The first system, in 1960, was one-user. The terminal included a television set for display and a special keyboard for navigating the menus. In 1961, the system became two-users. Various pieces of software were added, and Paul Tenczar created an authoring language (TUTOR [3]).
Changing the mainframe from ILLIAC-1 to CDC-1604 increased the system potential.  A multiuser operating system was created to support 32 simultaneous users. The author was Andrey Hanson who by that time was just a high-school student, and together with a bunch of schoolmates (who had created their own computer, REGITIAC [4]), was working for PLATO, capacitated by Donald Bitzer! 
It took several years till Bitzer succeeded to use plasma tubes for the terminals. In the 1970s, PLATO could accommodate 1,000 simultaneous users. They were thinking now to extend the system for several thousands, and then to one million users (though this would remain only a dream).
Success stimulates competition, so no wonder that other teaching systems were created, challenging PLATO position. The book mentions SOCRATES [5], a system created in the same university, and also the system created at Stanford in association with IBM: an authoring language (Coursewriter) used on a system with a mainframe, graphics terminals, random-access audio, and light pens [6].
The second section is devoted to the social-media capabilities of PLATO.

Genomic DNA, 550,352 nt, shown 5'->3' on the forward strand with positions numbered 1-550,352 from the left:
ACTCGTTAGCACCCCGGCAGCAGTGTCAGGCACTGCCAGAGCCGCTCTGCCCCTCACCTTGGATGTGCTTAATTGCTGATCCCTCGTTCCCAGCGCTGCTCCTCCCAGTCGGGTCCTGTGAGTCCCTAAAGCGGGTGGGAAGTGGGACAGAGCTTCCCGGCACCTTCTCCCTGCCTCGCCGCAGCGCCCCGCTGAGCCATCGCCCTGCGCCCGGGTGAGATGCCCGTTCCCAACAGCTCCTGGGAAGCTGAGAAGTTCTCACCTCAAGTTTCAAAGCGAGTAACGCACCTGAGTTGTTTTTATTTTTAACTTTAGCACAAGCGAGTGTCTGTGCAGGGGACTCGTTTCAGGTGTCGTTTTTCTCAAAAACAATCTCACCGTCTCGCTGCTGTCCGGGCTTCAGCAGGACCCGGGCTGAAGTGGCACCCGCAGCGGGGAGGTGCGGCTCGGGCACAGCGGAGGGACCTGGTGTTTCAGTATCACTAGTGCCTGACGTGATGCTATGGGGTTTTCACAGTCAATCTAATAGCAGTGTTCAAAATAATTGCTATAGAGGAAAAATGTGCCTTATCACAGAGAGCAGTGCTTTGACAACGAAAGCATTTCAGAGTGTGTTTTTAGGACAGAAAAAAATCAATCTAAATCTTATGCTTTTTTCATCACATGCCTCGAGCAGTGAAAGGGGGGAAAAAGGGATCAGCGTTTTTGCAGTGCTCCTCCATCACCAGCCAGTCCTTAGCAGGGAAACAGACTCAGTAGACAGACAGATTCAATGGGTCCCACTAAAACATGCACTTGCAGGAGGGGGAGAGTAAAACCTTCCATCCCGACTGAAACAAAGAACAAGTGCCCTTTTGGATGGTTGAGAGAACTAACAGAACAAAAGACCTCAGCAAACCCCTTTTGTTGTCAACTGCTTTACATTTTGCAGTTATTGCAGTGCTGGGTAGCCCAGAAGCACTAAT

Several software instruments were developed through 1973-74, having just this social-media aspect in view: Term-talk (two PLATO terminals enter in dialog at their bottom line), TERM-consult (screen sharing), PLATO-Notes, PLATO-email, TALKOMATIC (on-line chat system) [7]. The book takes also great care in describing in minutia detail several multi-user games, and overall the great effervescence of the users is very well caught.
And what happened next? This is what the third section deals with. They wanted to commercialize the product, so they made a deal with CDC in 1974. It didn’t work very well, to put it mildly.  Anyway, CDC implemented PLATO in aviation, power utilities, manufacturing, finances, telecommunications (basically in the industries that were regulated). It also tried to sell the thing in the Soviet Union, Iran, Venezuela. It failed. It sold the thing in some big universities, domestic and abroad. But now it was the mid-1980s.  Mainframes were rapidly becoming dinosaurs. Microcomputers were taking over. C’est la vie! 
As for UIUC, finally Bitzer resigned and moved away. Soon Marc Andreesen will come with MOSAIC, and the WWW era will begin.
Let’s come back to the book of Brian Dear. Maybe it’s too long, maybe it’s too detailed. But one thing is clear. It catches the ethos of a community of engineers who did a great thing sometimes in the sixties.

REFERENCES

1. S. Gill, R.E. Meagher, D E Muller, J P Nash, J E Robertson, T Shapin, D J Wheeler, ILLIAC Programming, Digital Computer Laboratory, Graduate College, Univ. of Illinois, Urbana IL 1956, 284 pages
2. B F Skinner, The Technology of Teaching, Appleton-Century-Crofts, NY, 1968, 271 pages 3. Bruce Ann Sherwood, The TUTOR Language, Control Data Education Company, 1977, 276 pages
4. *****, JETS Project Is 'REGITIAC', The Echo, Urbana High School, Urbana, Illinois, February 20, 1963, Vol. 51, No. 11, page 1 (41)
5. Lawrence M. Stolurow, Defects, and Needs SOCRATES, A Computer-Based Instructional System in Theory and Research, The Journal of Experimental Education, 37(1):102-117 · January 2015 6. Patrick Suppes, The Uses of Computers in Education, SCIENTIFIC AMERICAN, September 1966, Volume 215, Issue 3, pp 206-220
7. Jones, Steve, Latzko-Toth, Guillaume. (2017). Out from the PLATO cave: uncovering the pre-Internet history of social computing. Internet Histories. 1. 60-69. 10.1080/24701475.2017.1307544.